“This decision shows a troubling level of disregard for American women, who should be able to make carefully considered, private medical decisions without running a gantlet of harassing and threatening protesters,” said Cecile Richards, president of Planned Parenthood Federation of America.

Mark Rienzi, who represented the protesters at the Supreme Court, said, “The government cannot reserve its public sidewalks for Planned Parenthood, as if their message is the only one women should be allowed to hear. Today’s decision confirms that the First Amendment is for everyone, and that the government cannot silence peaceful speakers.”

The justices will meet one last time on Monday to hand down decisions in cases involving the Obama health law requirement that employers cover women’s contraception in their employee health plans and the ability of unions representing government employees to collect fees from workers who don’t wish to join the union.

The buffer zone case began when Boston-area grandmother Eleanor McCullen and other abortion opponents sued over the limits on their activities at Planned Parenthood health centers in Boston, Springfield and Worcester.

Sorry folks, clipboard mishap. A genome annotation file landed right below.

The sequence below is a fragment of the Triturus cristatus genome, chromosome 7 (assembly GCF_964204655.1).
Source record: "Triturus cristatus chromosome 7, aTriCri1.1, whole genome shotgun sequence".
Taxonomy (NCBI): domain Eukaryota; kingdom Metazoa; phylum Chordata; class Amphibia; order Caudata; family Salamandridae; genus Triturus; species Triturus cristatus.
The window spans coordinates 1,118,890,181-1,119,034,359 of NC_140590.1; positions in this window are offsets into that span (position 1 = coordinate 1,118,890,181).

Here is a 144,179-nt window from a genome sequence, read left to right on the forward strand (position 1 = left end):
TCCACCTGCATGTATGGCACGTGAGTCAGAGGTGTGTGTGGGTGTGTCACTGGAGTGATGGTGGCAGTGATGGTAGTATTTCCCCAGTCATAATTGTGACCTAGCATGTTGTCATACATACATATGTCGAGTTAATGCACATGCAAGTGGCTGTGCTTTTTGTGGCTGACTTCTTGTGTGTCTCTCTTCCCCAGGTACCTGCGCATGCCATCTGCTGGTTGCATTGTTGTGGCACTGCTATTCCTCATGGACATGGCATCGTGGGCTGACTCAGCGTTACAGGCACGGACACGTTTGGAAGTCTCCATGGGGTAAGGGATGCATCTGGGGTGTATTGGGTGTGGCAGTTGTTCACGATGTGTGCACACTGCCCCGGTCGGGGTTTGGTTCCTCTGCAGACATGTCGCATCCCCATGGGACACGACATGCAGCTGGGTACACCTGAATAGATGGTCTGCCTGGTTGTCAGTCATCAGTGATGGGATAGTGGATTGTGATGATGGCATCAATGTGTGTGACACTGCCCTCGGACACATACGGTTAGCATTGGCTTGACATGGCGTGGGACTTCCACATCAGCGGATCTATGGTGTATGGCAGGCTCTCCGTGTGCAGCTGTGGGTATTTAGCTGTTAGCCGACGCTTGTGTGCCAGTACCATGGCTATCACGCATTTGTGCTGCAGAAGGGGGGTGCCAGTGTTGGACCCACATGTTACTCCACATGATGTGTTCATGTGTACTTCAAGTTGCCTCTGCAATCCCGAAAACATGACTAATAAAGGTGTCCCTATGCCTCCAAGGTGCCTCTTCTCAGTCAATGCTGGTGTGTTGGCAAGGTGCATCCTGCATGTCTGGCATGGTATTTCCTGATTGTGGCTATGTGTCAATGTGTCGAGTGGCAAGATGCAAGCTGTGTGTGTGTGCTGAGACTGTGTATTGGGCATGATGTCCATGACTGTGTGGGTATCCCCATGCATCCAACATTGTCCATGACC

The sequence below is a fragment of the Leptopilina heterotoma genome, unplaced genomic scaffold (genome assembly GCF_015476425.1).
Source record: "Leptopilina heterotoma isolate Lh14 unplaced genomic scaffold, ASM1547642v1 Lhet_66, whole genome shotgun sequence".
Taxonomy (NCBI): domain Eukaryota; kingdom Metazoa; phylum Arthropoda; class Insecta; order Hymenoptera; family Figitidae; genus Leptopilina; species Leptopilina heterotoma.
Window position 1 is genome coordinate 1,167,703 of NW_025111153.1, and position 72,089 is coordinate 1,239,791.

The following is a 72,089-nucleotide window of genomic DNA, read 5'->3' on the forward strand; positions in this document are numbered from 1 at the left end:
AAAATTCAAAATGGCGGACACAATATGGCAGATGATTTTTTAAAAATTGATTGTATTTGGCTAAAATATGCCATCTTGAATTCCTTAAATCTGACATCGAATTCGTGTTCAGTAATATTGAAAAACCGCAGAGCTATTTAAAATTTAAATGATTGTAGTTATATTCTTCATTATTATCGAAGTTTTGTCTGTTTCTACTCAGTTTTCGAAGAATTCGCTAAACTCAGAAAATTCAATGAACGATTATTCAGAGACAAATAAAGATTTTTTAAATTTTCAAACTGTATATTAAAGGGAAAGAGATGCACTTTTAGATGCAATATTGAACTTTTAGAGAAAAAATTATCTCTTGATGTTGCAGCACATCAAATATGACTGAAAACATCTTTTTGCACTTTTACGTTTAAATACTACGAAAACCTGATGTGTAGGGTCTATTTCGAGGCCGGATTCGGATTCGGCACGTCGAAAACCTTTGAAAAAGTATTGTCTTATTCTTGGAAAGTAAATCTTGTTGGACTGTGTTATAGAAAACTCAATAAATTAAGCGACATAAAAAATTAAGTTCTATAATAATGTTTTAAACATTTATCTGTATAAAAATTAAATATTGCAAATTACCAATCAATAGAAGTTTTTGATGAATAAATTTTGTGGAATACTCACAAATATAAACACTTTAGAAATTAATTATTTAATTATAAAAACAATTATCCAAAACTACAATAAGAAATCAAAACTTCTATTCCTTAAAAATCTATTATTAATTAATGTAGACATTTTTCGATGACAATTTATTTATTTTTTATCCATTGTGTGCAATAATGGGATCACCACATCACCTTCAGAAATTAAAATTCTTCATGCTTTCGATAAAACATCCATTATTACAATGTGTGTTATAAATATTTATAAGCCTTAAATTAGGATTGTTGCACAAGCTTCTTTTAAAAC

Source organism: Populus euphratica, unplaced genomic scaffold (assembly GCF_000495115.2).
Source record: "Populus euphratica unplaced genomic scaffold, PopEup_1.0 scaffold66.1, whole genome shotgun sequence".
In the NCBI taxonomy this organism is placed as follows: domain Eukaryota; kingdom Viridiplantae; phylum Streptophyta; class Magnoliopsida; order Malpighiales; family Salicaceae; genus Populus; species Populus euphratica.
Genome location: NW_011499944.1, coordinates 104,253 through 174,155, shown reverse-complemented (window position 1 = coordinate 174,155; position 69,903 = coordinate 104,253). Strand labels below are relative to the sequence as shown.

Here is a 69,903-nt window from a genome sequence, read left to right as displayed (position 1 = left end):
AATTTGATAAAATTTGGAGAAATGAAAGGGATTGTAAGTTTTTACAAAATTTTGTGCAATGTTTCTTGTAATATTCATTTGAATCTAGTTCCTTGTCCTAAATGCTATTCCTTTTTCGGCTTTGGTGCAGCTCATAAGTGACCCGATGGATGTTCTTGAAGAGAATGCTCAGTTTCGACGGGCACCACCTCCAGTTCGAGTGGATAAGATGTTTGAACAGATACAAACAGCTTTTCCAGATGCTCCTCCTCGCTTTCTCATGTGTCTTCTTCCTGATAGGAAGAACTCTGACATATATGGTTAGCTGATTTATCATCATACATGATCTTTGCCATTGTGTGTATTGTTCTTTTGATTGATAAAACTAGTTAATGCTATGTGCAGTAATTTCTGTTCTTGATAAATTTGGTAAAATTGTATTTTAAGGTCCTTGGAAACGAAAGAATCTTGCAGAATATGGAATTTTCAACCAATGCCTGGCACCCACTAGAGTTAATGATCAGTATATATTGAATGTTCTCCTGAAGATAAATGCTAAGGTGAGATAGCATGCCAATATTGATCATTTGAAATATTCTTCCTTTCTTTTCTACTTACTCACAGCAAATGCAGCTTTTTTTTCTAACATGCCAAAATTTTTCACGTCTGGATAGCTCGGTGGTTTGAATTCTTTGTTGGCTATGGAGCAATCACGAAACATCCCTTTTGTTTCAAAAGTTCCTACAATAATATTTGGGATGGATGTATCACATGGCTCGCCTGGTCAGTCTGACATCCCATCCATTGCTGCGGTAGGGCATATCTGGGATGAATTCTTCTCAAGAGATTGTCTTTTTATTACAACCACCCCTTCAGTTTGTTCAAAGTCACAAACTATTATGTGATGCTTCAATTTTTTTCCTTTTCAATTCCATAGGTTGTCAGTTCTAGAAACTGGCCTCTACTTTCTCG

At the latter two sites, the protesters say they have little chance of reaching patients arriving by car because they must stay 35 feet not from the clinic entrances, but from the driveway to those buildings’ parking lots. Patients enter the building through the parking lots, which are private property.

Planned Parenthood provides health exams for women, cancer screenings, tests for sexually transmitted diseases, birth control and abortions at its clinics.

The organization said that the buffer zone has significantly reduced the harassment of patients and clinic employees. Before the 35-foot zone went into effect in 2007, protesters could stand next to the entrances and force patients to squeeze by, Planned Parenthood said.